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ICC World Cup 2023

Three generations of Kolkatans watch WC final at home, more than 200 flock to a ground

Thousands huddled before screen, neighbours flock to ground, kids cheer on at school

Debraj Mitra, Jhinuk Mazumdar | Published 20.11.23, 05:51 AM
Anxious faces at the atrium of South City Mall, where visitors watched the match on a giant screen

Anxious faces at the atrium of South City Mall, where visitors watched the match on a giant screen

Three generations of Kolkatans watched the World Cup cricket final together at home. More than 200 people flocked to a ground. It was difficult to tell diners from waiters at a pub because everyone was in a blue shirt.

The road was the only deserted place in the city on Sunday as everyone feasted on cricket. Sunday was another example of how India’s favourite sport blurred the differences of age and religion.


As soon as India were put in by Pat Cummins, people started huddling in front of the screen, big or small. Around 2pm, more than 50 people had gathered at Ashoknagar Park in Tollygunge. The mood was festive.

Minutes later, when Rohit Sharma struck the first boundary off Josh Hazlewood, a collective roar was let out and a group of women started blowing conch shells.

Avya Bhattacharya, four, posed for pictures with the Tricolour. “She loves celebrations. She has been shouting Indiaa, Indiaa since morning,” said Oyndrila Bhattacharya, her mother.

Around 7km away, at the Kasia Bagan ground in Beckbagan, a two-minute walk from Quest Mall, a 32ftX14ft screen was installed.

Around 3.30pm, at least 200 people watched the match together. The Tricolour was fluttering everywhere. “The way India have played so far, they deserve the Cup,” said B. Akhtar, 78, a resident of the locality. He was seated in the front row.

Akhtar has been watching cricket for more than four decades. “I was a huge fan of Kapil Dev. Now, I really like Rohit Sharma,” said Akhtar.

“We had started preparations for the screening after the first four matches India played. Some said we were jumping the gun. But look, here we are,” said Sharique Ahmed, who organised the screening.

A stone’s throw from Quest Mall, inside a sprawling fifth-floor apartment on Jhowtala Road, three generations of a family watched the match with their friends.

The hosts were Mohit and Smriti Madan, their parents Inder and Promilla, son Manav and his wife Priyal Bose. Manav, couched at the corner of a sofa, was not allowed to get up even to go to the washroom.

“Every time he gets up, a wicket goes down,” said Priyal.

Giving the group company was Mylo, a golden retriever.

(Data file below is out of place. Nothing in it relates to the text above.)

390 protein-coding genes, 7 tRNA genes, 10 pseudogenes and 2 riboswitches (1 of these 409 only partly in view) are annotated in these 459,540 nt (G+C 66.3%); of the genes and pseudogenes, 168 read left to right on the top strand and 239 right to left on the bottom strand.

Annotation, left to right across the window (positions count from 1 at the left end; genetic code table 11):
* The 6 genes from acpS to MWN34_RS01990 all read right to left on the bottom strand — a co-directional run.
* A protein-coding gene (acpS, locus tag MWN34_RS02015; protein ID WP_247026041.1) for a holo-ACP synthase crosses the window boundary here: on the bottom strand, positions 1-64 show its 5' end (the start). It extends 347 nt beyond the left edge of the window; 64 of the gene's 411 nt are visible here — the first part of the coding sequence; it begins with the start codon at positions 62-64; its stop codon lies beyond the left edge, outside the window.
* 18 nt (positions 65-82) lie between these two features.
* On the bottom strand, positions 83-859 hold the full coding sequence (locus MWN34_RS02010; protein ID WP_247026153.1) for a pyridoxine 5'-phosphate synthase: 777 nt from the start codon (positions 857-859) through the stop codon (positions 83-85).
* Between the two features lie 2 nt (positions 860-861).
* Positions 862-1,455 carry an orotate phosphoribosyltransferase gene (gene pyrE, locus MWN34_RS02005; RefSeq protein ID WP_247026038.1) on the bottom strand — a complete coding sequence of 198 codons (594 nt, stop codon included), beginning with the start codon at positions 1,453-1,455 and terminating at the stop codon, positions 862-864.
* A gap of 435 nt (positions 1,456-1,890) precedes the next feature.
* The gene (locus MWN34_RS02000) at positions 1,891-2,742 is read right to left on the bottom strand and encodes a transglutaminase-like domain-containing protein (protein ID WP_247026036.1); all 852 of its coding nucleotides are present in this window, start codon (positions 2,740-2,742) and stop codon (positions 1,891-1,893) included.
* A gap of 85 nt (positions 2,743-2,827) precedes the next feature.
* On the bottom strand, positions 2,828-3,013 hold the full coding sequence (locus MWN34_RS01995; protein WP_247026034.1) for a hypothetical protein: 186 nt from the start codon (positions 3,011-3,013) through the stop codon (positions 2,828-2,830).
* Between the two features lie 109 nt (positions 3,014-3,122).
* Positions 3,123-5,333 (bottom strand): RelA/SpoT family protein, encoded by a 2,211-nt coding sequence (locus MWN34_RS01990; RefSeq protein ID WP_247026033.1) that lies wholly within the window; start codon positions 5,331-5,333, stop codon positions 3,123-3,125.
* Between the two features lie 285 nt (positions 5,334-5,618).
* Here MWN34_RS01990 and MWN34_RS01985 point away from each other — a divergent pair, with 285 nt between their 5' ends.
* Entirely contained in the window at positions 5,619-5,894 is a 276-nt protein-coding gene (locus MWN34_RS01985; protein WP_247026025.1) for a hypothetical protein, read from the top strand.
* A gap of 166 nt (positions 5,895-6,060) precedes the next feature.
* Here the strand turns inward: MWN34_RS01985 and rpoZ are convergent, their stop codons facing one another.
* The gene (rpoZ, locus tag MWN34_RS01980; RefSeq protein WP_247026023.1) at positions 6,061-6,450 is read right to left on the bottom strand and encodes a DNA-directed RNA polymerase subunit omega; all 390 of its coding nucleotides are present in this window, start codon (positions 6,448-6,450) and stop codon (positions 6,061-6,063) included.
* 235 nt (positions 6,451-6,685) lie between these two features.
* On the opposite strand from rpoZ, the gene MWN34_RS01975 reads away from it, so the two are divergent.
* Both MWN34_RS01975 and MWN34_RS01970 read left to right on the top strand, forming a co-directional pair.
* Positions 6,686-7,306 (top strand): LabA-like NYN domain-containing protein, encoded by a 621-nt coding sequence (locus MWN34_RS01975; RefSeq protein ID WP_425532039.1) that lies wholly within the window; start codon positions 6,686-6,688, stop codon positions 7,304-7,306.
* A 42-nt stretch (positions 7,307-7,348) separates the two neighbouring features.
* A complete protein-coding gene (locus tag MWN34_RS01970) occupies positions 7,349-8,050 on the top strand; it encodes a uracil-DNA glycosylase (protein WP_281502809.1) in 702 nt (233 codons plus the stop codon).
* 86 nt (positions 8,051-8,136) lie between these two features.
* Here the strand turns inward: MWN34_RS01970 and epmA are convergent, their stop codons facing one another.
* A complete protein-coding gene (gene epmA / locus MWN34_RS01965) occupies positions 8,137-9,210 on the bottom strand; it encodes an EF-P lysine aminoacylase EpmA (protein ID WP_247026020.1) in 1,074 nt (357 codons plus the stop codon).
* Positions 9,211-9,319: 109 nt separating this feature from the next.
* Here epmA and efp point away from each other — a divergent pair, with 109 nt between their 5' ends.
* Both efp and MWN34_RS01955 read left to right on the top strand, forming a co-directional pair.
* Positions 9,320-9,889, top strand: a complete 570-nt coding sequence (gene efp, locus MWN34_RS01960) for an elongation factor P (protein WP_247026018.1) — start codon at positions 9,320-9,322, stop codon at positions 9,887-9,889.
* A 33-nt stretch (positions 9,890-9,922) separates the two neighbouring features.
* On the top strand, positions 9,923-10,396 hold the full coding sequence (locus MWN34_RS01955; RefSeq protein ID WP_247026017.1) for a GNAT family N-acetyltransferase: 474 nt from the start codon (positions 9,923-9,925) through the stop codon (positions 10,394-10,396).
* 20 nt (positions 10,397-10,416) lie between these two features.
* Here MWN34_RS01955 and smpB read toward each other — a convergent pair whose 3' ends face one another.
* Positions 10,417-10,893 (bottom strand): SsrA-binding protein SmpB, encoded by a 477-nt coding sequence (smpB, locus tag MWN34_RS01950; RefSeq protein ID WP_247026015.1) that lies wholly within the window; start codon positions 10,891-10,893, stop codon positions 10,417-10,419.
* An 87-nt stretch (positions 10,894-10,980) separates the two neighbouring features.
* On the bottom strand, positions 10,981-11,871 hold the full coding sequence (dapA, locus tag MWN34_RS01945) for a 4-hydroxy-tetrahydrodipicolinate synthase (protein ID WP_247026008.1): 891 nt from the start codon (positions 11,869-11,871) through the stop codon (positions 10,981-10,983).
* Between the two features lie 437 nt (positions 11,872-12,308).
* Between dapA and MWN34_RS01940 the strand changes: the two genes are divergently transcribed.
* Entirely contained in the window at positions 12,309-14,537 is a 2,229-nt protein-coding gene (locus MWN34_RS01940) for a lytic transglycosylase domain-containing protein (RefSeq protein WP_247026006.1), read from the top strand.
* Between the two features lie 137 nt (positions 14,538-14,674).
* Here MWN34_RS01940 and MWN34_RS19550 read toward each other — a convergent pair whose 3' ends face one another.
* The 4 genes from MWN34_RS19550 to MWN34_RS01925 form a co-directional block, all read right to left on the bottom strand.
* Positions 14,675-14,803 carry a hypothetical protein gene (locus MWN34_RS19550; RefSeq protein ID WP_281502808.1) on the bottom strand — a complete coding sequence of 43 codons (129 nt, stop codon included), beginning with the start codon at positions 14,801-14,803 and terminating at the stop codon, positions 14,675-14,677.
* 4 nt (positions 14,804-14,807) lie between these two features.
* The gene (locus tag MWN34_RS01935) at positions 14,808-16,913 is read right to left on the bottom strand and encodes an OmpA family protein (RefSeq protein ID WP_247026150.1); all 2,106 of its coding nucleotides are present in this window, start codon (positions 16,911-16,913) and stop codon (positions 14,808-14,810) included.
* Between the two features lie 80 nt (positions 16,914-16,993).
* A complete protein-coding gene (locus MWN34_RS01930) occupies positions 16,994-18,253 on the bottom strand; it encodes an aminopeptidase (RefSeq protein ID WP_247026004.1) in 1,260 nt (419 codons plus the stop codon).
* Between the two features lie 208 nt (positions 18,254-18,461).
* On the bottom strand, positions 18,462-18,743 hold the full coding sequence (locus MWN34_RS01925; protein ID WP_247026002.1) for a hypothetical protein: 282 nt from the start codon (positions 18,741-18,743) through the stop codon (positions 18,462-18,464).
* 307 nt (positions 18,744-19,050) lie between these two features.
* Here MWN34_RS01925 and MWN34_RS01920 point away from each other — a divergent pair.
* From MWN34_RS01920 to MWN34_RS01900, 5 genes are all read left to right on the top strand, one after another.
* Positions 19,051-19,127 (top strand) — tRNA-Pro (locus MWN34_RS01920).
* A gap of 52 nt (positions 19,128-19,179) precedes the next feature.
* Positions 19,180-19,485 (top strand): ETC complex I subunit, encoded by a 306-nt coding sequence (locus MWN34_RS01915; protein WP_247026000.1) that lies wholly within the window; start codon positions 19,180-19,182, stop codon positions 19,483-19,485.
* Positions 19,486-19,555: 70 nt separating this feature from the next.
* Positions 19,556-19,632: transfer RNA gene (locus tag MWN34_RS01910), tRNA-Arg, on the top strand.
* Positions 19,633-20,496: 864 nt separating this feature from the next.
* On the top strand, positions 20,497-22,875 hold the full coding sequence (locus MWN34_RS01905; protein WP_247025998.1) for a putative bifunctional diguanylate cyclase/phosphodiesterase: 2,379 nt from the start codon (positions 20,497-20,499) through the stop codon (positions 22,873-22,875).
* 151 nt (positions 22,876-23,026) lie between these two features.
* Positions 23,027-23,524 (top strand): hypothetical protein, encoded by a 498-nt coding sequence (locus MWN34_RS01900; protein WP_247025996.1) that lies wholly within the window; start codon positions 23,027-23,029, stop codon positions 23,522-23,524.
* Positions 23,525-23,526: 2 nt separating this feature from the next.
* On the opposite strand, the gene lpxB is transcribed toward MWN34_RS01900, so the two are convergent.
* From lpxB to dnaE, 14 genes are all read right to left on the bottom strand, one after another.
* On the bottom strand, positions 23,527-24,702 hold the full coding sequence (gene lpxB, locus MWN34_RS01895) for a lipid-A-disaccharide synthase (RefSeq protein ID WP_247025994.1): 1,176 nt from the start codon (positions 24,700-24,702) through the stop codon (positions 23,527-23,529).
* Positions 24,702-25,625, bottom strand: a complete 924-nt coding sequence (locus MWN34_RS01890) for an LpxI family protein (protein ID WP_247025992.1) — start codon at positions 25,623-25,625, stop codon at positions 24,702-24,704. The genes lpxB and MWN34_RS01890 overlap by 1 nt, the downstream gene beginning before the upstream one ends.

The loudest fan in the room was Mohit’s 83-year-old father-in-law, Ravi Khettry. He tied Indian flag-shaped pins on everyone who came in. “The Cup is coming,” said Khettry, a former president of Saturday Club.

Most malls in the city had organised screenings.

Around 2.30pm, the atrium of South City Mall was crowded. But the stores were empty. Everyone was busy watching the match on the giant screen. As Virat Kohli smashed three consecutive boundaries against Micthell Starc, the roar hit the roof.

The entire atrium was decked out in blue and Indian flags. The moment a boundary was hit, Punjabi dholis swung into action.

Amit Debnath, wife Suparna Dutta and their four-year-old son Aayudhi, all in blue shirts, were cheering for Kohli and Rohit. “We came here because we wanted to watch the match with everyone else,” said Suparna.

Chittendra Shome, bound to a wheelchair, was watching the match at the atrium. “My wife has gone to buy something. I said I would rather watch the match,” said Shome, who lives in Lake Gardens and was accompanied by a caregiver.

At the Lord of the Drinks, a gastropub in the mall, it was difficult to tell diners from waiters. Everyone was in a blue shirt.

As Rohit Sharma hit a four and a six off Glen Maxwell, the place erupted. But there was a stunned silence the moment India’s captain was dismissed the very next ball.

Olterra, a pub off Park Street, was packed around 4pm. By that time, India were struggling after the loss of four wickets. The pub was still packed.

Chahat Soudhani had come with friends Jai Pandey and Rishabh Chowdhury. All three looked tense. “I think it is going to be a tight contest. I also think India might just scrape through,” said Pandey.

Some 100 students at St Augustine’s Day School Shyamnagar were at the school since afternoon watching the match.

“Sir, what had happened in 2003? How did India lose to Australia?” asked a 17-year-old, referring to the last time India faced Australia in a World Cup final.

As India started losing wickets, the boys and girls looked sad but did not lose hope.

“They believe it is a defendable target. A World Cup final is a momentous occasion and we thought the school family could get together to watch it,” said Rodney Borneo, principal of the school.

Busy roads had become deserted by the afternoon. A ride from Tollygunge to Park Circus took just 12-odd minutes, half of what it takes on a Sunday afternoon.

Last updated on 20.11.23, 09:26 AM

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